Human Trafficking is a crime involving the exploitation of someone for the purposes of compelled labor or a commercial sex act through the use of force, fraud, or coercion. Where a person younger than 18 is induced to perform a commercial sex act, it is a crime regardless of whether there is any force, fraud, or coercion.
Specially, within the Department of Labor's purview, labor trafficking encompasses the range of activities – recruiting, harboring, transporting, providing, or obtaining – involved when a person uses force or physical threats; psychological coercion; abuse of the legal process; a scheme, plan, or pattern intended to hold a person in fear of serious harm; or other coercive means to compel someone to work. Once a person's labor is obtained by such means, the person's previous consent or effort to obtain employment with the trafficker does not preclude the person from being considered a victim, or the government from prosecuting the offender. U.S. law prohibits the importation of goods produced by forced labor, including forced child labor; convict labor; and indentured labor under penal sanctions.
Who is most at risk?
Victims can be anyone from around the world or right next door: adults and children of any gender or citizenship status. Significant risk factors include economic hardship, recent migration or relocation, substance use, mental health concerns, involvement with the child welfare system and being a runaway or homeless youth. Evidence suggests that people of color, particularly Native Americans, and LGBTQ+ individuals are more likely to experience trafficking than other demographic groups due to intergenerational trauma, historical oppression, discrimination, and other inequities. Often, traffickers identify and leverage their victims' vulnerabilities in order to create dependency.
Spotting human trafficking indicators
Everyone has the potential to discover a human trafficking situation. Victims may be right in front of us at, for example, construction sites, restaurants, elder care centers, nail salons, agricultural fields and hotels. Traffickers' use of coercion – such as threats of deportation and harm to the victim or their family members – is so powerful that even if you reach out to victims, they may be too fearful to accept your help. Knowing indicators of human trafficking will help you act on your gut feeling that something is wrong and report it.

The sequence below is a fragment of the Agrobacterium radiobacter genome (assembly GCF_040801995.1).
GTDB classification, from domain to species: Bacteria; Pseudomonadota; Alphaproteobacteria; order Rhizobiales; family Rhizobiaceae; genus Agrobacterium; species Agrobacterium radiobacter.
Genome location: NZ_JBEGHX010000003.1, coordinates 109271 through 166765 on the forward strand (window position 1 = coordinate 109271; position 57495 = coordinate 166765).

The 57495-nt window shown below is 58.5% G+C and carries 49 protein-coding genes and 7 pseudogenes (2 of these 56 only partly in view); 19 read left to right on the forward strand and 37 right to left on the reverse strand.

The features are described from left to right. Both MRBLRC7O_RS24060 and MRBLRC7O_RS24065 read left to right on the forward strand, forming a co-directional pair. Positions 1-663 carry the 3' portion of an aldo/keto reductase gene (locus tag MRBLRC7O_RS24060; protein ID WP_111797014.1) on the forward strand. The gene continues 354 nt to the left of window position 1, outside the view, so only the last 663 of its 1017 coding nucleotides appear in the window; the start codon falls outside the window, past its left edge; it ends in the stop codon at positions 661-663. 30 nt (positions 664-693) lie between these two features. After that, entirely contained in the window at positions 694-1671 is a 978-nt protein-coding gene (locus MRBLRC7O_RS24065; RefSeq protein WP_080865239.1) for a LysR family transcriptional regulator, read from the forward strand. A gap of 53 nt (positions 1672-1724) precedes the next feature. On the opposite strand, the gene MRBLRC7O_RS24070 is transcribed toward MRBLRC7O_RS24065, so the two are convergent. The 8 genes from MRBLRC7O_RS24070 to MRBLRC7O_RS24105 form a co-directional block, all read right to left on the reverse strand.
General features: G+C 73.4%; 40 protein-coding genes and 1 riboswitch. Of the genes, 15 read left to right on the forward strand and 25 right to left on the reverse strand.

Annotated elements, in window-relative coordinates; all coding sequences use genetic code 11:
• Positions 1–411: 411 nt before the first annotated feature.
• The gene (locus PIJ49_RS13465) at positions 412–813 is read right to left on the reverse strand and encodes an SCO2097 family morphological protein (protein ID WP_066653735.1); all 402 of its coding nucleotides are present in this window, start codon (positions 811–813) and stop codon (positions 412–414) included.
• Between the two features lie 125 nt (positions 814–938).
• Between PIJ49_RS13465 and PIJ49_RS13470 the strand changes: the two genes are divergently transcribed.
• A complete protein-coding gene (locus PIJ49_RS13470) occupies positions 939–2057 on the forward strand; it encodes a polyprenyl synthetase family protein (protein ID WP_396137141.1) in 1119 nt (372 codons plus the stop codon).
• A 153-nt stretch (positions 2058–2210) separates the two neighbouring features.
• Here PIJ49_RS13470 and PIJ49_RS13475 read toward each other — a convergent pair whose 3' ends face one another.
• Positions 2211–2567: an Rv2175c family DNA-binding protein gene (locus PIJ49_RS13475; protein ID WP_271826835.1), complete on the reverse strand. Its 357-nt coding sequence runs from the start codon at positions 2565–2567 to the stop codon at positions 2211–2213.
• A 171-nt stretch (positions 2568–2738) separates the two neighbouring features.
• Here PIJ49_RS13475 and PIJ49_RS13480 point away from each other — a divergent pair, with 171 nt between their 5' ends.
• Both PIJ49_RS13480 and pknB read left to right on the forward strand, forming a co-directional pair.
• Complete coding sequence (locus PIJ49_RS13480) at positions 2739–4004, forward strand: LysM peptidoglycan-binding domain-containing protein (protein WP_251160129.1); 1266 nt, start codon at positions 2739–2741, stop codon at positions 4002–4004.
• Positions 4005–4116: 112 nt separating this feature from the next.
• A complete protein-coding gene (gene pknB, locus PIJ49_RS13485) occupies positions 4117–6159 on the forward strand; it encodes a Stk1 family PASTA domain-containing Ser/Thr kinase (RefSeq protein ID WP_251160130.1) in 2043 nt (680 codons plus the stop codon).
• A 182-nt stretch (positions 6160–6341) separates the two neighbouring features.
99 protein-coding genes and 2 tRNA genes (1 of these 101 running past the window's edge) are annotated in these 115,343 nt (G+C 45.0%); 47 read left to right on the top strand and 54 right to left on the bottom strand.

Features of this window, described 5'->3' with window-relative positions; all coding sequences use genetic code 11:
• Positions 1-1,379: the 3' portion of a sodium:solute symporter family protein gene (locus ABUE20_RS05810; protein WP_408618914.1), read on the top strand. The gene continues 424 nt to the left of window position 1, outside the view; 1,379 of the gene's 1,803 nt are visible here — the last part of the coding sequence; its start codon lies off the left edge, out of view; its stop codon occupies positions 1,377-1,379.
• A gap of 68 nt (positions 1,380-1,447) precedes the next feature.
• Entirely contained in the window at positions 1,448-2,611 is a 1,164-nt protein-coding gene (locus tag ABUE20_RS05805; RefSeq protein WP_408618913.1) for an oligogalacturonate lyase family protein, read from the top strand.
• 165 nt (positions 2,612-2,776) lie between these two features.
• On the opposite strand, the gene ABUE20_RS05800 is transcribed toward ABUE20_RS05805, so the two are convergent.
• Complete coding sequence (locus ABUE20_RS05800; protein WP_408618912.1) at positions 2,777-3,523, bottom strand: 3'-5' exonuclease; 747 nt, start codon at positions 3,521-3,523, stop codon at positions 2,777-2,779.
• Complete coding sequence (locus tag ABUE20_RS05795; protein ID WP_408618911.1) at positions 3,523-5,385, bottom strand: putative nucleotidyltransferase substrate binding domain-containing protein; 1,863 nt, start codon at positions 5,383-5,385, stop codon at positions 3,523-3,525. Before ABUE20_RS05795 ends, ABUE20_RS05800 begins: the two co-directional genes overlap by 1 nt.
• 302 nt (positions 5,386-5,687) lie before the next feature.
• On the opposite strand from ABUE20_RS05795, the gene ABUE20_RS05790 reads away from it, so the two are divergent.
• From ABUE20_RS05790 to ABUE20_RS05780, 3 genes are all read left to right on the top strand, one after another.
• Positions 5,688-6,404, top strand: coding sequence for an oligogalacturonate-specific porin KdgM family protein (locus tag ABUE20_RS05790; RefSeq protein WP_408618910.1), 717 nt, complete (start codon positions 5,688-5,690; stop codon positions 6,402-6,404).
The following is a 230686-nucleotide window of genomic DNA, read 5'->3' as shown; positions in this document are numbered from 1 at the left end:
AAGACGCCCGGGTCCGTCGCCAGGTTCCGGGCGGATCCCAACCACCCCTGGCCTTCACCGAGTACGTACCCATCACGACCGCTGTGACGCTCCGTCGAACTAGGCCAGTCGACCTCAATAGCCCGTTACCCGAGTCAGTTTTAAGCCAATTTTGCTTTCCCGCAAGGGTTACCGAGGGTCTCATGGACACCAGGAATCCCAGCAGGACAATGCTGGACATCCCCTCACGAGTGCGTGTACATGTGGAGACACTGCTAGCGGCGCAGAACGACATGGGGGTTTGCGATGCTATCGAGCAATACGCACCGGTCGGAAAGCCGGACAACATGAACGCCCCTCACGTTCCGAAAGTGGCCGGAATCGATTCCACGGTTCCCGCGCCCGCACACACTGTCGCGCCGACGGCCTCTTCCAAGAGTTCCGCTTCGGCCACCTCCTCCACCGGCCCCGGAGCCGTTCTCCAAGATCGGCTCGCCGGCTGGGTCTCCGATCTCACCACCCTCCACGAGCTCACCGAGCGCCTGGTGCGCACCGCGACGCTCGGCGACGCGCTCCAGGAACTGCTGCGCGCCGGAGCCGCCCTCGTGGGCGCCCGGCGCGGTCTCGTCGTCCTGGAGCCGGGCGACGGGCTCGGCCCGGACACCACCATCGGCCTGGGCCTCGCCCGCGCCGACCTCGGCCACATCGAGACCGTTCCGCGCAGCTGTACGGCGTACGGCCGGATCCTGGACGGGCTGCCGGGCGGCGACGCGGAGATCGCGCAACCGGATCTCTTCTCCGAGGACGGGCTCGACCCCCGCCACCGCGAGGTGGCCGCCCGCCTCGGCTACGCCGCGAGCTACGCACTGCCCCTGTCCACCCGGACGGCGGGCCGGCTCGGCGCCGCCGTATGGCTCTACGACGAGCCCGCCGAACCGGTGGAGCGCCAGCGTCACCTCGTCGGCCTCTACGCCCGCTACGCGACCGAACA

While the following is not an exhaustive list, these are some key red flags that could alert you to a potential trafficking situation that should be reported. Each individual indicator should be taken into context and may not imply a trafficking situation. Not all victims of human trafficking will exhibit these signs. Additional signs are detailed here.
- A worker living with their employer
- Poor living conditions
- Owe money to an employer or recruiter
- Worker feels pressured to stay in a work situation they wish to leave.
- Multiple people working or living in a cramped space
- Inability to speak to another individual alone
- A person's answers appear to be scripted and rehearsed
- An employer is holding identity documents (such as a worker's passport, work visa, etc.)
- A person shows signs of physical abuse
- A person is fearful
- A worker is unpaid or paid very little
- A person is under the age of 18 and engages in commercial sex work